Rachel Fordham is the author of The Hope of Azure Springs, Yours Truly, Thomas, and A Life Once Dreamed. Fans expect stories with heart, and she delivers, diving deep into the human experience and tugging at reader emotions. She loves connecting with people, traveling to new places, and daydreaming about future projects that will have sigh-worthy endings and memorable characters. She is a busy mom, raising both biological and foster children (a cause she feels passionate about). She lives with her husband and children on an island in the state of Washington.
# Can you please provide a brief summary of your new novel, A Lady in Attendance?
After spending five years in a reformatory, Hazel has moved on from her romantic ambitions to merely hoping for a way to survive and someday reunite with her family. She takes a job working as a lady in attendance for Dr. Gilbert Watts, a dentist in Amherst, New York. What begins as a means to support herself soon becomes a refuge. In the walls of the dental office, she finds friendship, purpose, and hope.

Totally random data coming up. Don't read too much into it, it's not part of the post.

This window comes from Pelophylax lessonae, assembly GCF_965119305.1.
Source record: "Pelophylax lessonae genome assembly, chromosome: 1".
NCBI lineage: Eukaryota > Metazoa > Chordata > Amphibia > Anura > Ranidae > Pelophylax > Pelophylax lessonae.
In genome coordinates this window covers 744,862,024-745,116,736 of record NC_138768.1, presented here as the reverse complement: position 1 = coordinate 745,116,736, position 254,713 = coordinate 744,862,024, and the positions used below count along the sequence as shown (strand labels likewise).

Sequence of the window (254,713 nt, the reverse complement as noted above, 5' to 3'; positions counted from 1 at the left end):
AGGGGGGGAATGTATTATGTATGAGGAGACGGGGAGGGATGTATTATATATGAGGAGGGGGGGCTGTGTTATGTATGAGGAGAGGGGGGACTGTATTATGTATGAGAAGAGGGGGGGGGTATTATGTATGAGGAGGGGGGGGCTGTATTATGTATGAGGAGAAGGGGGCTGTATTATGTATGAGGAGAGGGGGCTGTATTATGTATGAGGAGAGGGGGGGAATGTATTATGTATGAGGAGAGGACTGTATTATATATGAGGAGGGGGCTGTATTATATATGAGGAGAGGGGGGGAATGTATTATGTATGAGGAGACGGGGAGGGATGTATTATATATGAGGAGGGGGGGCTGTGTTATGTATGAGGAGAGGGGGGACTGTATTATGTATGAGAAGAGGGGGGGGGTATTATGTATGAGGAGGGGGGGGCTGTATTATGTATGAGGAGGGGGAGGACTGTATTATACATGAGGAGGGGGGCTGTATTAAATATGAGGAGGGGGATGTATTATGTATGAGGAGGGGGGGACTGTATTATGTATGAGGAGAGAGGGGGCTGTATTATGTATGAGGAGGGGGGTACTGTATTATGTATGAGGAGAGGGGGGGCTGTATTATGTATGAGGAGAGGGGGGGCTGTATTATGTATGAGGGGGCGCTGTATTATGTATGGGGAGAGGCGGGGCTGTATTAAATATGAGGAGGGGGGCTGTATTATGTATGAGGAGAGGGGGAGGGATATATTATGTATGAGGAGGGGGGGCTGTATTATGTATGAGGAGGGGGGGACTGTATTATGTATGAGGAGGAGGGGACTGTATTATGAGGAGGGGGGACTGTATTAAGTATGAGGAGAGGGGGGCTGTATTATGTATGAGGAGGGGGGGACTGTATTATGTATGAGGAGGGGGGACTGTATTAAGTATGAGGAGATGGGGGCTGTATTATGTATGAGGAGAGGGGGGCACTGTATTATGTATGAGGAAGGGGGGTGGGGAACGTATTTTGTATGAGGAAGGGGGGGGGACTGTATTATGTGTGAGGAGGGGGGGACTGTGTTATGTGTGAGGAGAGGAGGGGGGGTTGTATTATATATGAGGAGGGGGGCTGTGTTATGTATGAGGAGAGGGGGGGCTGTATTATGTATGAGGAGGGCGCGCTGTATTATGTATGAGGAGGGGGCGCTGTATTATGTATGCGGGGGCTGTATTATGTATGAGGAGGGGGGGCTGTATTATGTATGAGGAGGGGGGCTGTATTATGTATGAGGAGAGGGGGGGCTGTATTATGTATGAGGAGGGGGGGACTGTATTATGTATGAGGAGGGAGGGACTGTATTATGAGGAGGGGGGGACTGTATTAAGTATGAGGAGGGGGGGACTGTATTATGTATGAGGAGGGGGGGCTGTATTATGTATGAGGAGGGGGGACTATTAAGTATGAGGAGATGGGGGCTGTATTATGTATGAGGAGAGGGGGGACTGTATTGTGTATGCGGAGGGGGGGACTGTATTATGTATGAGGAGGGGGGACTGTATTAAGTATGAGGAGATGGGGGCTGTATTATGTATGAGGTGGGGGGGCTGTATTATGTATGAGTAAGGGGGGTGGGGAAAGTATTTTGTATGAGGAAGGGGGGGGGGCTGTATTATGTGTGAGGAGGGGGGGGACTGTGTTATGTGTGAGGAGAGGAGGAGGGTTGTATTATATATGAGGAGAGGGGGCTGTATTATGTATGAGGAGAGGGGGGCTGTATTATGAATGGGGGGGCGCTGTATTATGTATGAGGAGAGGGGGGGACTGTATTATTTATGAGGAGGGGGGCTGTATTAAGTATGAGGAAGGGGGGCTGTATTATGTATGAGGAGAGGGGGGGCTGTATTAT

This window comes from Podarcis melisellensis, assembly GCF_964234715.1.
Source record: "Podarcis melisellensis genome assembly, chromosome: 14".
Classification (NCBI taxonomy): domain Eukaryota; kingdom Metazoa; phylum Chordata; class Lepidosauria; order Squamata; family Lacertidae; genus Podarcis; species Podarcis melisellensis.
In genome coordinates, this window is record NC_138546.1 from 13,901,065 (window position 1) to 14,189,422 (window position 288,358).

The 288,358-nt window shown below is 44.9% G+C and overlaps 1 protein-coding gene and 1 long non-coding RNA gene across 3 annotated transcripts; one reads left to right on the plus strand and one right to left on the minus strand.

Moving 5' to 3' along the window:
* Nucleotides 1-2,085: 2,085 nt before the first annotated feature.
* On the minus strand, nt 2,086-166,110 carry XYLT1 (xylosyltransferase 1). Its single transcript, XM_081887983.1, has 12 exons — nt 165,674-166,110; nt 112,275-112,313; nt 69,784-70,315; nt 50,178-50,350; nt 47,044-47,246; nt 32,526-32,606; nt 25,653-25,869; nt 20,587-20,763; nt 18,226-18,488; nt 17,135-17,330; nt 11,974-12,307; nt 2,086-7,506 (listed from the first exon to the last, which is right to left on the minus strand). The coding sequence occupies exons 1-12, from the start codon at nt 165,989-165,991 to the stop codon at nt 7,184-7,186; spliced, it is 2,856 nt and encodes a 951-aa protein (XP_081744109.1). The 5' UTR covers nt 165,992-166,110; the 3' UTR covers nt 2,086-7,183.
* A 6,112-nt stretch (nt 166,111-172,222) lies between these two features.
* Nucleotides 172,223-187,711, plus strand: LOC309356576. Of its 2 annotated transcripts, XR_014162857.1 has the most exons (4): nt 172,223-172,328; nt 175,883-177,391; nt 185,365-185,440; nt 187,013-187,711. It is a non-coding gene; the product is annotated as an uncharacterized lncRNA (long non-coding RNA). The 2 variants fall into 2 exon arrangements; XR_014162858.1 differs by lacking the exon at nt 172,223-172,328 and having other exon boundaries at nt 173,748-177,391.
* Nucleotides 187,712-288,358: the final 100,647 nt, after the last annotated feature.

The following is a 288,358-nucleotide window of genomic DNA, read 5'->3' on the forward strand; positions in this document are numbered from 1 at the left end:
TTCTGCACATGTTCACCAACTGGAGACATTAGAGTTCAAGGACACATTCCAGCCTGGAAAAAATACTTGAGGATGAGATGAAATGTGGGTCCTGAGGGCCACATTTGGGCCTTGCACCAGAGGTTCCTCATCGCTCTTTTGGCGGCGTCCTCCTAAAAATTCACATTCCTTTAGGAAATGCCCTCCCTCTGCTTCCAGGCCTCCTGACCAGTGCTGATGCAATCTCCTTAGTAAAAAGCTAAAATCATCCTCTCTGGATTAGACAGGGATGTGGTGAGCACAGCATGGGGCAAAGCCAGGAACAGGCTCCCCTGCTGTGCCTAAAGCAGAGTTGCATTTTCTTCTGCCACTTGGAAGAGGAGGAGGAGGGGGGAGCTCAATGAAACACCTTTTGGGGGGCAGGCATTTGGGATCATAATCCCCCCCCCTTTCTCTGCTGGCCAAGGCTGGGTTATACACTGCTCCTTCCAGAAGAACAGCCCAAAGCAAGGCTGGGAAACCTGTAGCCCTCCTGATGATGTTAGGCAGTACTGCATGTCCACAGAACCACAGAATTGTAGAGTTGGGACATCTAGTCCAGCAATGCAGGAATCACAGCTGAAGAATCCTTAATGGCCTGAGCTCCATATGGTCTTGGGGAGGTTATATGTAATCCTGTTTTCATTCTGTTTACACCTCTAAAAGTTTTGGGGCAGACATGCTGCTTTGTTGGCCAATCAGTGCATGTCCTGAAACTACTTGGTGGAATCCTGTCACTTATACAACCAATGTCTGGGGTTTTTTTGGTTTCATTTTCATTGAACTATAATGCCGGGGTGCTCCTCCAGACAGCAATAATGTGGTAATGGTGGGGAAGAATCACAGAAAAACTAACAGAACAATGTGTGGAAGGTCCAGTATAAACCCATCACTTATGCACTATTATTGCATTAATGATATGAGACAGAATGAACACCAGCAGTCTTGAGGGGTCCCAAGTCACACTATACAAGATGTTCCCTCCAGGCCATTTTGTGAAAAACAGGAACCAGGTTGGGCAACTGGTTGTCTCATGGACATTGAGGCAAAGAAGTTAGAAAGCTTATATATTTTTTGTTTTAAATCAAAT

Gilbert has led a quiet life and has little desire to change that until he meets Hazel. When she reveals her past to him, he struggles to reconcile the girl he knows with the stories from her past. Honor and a strong sense of loyalty beckon him to help clear her name.
Their quest is about more than the past. It’s a journey of two people learning about forgiveness, friendship, and, ultimately, love.
# Even though your main protagonist, Hazel, has faced some traumatic experiences, she also encounters hope, friendship, and love. How do these elements play out in A Lady in Attendance?
One of the lessons Hazel learned while she was in the reformatory was to make friendships quickly and to not take them for granted. This skill helps her as she starts her new life after her release. Though cautious, she quickly finds a kindred spirit in another woman at the boarding house and then ultimately with Gilbert.
These friendships buoy her when the shadow of the past feels dark and heavy. Hazel’s journey and relationships remind us that small acts of compassion can change the course of a life.
# After being released from prison, Hazel finds a job as a lady in attendance. Can you provide more information on this profession?
In the late 1800s, dental assisting (known as ladies in attending) was a brand-new profession for women. Originally their role was rather limited. Their presence meant that female patients could come see the dentist without having to arrange for a chaperone. They sterilized instruments and helped comfort patients, and as time went on, they became more and more involved in the actual procedures.